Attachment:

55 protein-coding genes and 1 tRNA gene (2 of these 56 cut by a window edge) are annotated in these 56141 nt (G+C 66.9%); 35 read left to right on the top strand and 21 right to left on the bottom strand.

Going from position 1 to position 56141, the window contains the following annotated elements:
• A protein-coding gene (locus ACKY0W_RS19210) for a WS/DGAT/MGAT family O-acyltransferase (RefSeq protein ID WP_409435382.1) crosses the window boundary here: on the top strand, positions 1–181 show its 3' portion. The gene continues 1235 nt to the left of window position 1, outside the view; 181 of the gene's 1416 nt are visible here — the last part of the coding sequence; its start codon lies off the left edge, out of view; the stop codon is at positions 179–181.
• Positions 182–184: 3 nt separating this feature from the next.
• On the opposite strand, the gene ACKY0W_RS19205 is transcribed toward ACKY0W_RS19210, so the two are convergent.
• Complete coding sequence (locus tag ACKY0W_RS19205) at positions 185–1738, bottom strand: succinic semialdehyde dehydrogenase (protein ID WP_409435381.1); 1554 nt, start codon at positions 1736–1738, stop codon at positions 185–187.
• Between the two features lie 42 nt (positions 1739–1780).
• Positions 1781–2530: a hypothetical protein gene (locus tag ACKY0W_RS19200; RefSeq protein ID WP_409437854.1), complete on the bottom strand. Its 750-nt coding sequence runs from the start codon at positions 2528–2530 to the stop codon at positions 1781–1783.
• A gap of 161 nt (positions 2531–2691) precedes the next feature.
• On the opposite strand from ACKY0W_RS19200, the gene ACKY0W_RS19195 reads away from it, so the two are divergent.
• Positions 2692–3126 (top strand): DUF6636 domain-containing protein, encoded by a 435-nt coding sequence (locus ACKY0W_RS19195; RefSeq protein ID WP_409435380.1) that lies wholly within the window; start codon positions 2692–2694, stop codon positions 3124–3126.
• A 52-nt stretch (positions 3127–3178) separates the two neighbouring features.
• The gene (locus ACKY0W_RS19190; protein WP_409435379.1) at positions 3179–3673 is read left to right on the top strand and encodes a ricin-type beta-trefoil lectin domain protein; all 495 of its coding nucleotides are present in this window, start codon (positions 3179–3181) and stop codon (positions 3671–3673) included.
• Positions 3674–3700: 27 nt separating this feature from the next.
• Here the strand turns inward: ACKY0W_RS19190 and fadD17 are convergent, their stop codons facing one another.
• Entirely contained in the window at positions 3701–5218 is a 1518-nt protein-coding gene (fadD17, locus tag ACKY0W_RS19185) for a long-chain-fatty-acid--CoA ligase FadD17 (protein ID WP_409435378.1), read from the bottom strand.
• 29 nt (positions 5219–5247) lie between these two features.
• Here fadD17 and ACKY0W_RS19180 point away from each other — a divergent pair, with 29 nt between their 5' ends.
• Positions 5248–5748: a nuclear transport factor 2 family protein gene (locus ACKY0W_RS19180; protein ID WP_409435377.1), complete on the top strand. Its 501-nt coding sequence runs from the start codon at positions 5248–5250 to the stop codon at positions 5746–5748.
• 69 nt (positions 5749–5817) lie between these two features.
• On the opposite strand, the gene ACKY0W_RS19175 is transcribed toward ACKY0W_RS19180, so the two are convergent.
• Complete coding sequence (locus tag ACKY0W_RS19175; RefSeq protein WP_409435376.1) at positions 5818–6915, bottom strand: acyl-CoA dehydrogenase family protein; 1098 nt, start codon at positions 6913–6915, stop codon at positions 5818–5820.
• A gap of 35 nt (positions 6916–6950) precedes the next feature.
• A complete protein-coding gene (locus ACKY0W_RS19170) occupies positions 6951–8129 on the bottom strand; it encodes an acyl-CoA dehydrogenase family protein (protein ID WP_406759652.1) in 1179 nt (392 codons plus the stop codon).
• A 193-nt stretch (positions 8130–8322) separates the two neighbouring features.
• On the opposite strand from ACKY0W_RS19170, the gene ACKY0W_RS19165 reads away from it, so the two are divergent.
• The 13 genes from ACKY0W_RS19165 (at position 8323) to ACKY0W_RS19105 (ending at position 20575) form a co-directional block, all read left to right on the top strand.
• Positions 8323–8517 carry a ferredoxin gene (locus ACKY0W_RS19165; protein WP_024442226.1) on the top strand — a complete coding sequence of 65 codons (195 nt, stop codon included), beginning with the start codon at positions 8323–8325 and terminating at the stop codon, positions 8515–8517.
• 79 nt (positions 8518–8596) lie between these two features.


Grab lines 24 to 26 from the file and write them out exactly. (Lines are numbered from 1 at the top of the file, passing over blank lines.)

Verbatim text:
• A complete protein-coding gene (locus ACKY0W_RS19170) occupies positions 6951–8129 on the bottom strand; it encodes an acyl-CoA dehydrogenase family protein (protein ID WP_406759652.1) in 1179 nt (392 codons plus the stop codon).
• A 193-nt stretch (positions 8130–8322) separates the two neighbouring features.
• On the opposite strand from ACKY0W_RS19170, the gene ACKY0W_RS19165 reads away from it, so the two are divergent.